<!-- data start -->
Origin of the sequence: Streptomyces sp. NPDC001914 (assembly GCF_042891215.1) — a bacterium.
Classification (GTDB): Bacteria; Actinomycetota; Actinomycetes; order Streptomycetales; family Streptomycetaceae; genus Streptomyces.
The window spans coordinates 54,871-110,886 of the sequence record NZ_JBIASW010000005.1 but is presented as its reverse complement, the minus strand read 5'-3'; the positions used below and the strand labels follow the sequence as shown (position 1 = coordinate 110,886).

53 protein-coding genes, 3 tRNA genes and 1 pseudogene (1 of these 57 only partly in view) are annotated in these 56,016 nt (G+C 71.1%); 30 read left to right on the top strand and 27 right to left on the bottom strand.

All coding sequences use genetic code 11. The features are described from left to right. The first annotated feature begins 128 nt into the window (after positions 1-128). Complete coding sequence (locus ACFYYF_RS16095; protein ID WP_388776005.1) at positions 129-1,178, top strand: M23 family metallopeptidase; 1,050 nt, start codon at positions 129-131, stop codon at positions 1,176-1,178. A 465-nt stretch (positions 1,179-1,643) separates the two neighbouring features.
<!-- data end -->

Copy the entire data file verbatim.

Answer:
Origin of the sequence: Streptomyces sp. NPDC001914 (assembly GCF_042891215.1) — a bacterium.
Classification (GTDB): Bacteria; Actinomycetota; Actinomycetes; order Streptomycetales; family Streptomycetaceae; genus Streptomyces.
The window spans coordinates 54,871-110,886 of the sequence record NZ_JBIASW010000005.1 but is presented as its reverse complement, the minus strand read 5'-3'; the positions used below and the strand labels follow the sequence as shown (position 1 = coordinate 110,886).

53 protein-coding genes, 3 tRNA genes and 1 pseudogene (1 of these 57 only partly in view) are annotated in these 56,016 nt (G+C 71.1%); 30 read left to right on the top strand and 27 right to left on the bottom strand.

All coding sequences use genetic code 11. The features are described from left to right. The first annotated feature begins 128 nt into the window (after positions 1-128). Complete coding sequence (locus ACFYYF_RS16095; protein ID WP_388776005.1) at positions 129-1,178, top strand: M23 family metallopeptidase; 1,050 nt, start codon at positions 129-131, stop codon at positions 1,176-1,178. A 465-nt stretch (positions 1,179-1,643) separates the two neighbouring features.